Saturday, April 27, 2013

Battle of the (MCAT) Books

Which MCAT review books are the best? Ask 10 people and you will probably get 10 different answers. In this post, I will share my own experiences with two MCAT review series, The Princeton Review and Examkrackers.

Let the battle of the books begin!


So, back to my question: Which MCAT review books are best? My answer: It depends. This is not a cop-out. I would not be writing this review if I didn't have an opinion on this issue. Allow me to explain my perspective. My hope, by the way, is that this will help some of my fellow pre-meds make a more educated decision about which books to use (or not use). 

A caveat: I have not tried all the available MCAT review books. In addition to Examkrackers and The Princeton Review, there are also books from Kaplan and The Berkely Review (among others). I am going to limit my words here to personal experience, though. If you want to know about Kaplan or TBR, I am certain there are other online reviews.

In the beginning, I had a definite bias toward Examkrackers (EK). Perhaps in part because I am always a fan of the underdog, and compared to The Princeton Review (TPR), EK is an underdog company. It certainly helped that a dear friend, now an OMS-3 (yay!), gave me the entire EK set, so there was no financial investment on my part. Free = good, especially when you're a broke pre-med. However, I did wind up buying some of TPR's books to supplement my EK material. And I wish I had done so sooner. To explain why, I am going to present what I see as the pros and cons of each series:

  1. Brevity. The EK subject books are short and to the point. This is a definite plus if you are already strong on content and need only a brief review of concepts, equations, etc. 
  2. Passage-based selections. For every chapter, there is a 30-minute, passage-based "in-class exam" at the back of the book. The plus here is that the exams are passage based. This is how the majority of the MCAT is structured, so practicing with passages is the best way to improve your test-taking (which is honestly one of my biggest issues right now).
  3. Location of answers. This may sound silly, but I saw this as a definite positive - all of the answers to the chapter questions (and there are several sets within each chapter, although these are NOT passage based, FYI) are at the back of the book. Some may find this a pain, flipping back and forth, but I liked it because then you're not having to cover up the answer (and you're not tempted to LOOK at the answer before finishing the problem!).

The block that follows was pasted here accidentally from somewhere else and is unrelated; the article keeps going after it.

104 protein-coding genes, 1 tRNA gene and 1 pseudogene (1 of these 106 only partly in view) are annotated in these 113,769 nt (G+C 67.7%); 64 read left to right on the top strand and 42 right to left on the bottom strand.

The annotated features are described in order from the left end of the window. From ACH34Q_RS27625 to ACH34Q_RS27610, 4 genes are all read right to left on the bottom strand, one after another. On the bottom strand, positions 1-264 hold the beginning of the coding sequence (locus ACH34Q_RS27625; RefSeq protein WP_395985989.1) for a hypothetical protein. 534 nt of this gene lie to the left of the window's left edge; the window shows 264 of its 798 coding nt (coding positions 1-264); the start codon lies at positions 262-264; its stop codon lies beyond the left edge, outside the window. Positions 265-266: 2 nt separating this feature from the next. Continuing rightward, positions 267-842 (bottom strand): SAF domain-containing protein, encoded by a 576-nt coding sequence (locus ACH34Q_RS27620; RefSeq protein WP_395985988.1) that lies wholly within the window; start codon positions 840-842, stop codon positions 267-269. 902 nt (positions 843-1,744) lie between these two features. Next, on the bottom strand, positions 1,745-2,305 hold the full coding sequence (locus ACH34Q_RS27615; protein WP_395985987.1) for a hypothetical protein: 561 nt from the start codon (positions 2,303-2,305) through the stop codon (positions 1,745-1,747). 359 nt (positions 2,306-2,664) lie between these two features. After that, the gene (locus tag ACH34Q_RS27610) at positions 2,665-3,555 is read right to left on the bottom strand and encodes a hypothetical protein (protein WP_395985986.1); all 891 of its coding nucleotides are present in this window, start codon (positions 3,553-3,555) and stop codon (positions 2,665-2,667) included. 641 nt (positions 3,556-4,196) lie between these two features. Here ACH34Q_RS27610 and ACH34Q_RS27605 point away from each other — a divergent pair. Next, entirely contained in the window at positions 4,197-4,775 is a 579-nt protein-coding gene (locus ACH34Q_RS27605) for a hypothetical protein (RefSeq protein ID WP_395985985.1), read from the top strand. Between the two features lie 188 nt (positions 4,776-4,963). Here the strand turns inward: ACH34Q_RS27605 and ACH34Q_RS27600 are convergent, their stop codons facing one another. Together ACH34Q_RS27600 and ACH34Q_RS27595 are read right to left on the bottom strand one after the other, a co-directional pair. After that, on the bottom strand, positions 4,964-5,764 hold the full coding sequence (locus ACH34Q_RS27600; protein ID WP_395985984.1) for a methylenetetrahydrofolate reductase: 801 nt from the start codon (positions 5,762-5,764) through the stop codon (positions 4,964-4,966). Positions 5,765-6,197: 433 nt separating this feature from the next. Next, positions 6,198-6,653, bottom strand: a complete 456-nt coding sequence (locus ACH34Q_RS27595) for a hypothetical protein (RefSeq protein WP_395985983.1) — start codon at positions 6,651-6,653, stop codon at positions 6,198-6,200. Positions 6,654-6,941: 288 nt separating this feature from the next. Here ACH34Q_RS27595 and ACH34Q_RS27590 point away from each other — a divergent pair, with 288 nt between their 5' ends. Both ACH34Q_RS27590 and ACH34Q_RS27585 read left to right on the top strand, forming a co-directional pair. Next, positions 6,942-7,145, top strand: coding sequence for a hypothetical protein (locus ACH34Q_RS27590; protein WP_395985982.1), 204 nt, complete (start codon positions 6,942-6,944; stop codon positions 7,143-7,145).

4. MORE practice questions. In addition to the content books, EK offers "1,001 Questions" books for each content area. These books are arranged by subject (i.e., for the gen chem book, there is a set of questions on gases, another on thermodynamics, etc.). This lets you hone your weakest content areas. There is also a "101 passages" in verbal reasoning, which I own but haven't used yet. What I've heard that this is perhaps the most helpful of EK's question books, but I can't verify that personally.
  1. Brevity. I know I said this was a plus. But remember? I said it all depends. In this instance, the brevity is good if your content mastery is strong. I was pretty rusty, especially on physics, given that my pre-reqs are from a couple of years ago. I needed more content help than EK had to offer. So for me, this was a con.
  2. Spotty answer explanations. There ARE answer explanations, which is good (obviously). But they really vary in their completeness. Some are a paragraph long, while others are a word or two. There were some questions I missed that I really wanted some more help in understanding the "why."
The Princeton Review
  1. Thorough content coverage. TPR does a great job, in my opinion, of reviewing content - better than EK. I found TPR's explanations more clear, understandable, and complete for someone who really needed a boost on the actual material. 
  2. Online content. This is an awesome feature of TPR, and really makes it worth getting the books, in my opinion. Each book comes with online access to 2 complete practice exams, bunches of discrete practice questions, and many passage-based questions as well. It's all done online, and simulates the MCAT in many ways (such as allowing you to strike through answer choices you have decided to eliminate). TPR's Web site keeps track of your scores and lets you monitor your progress, which is a neat feature.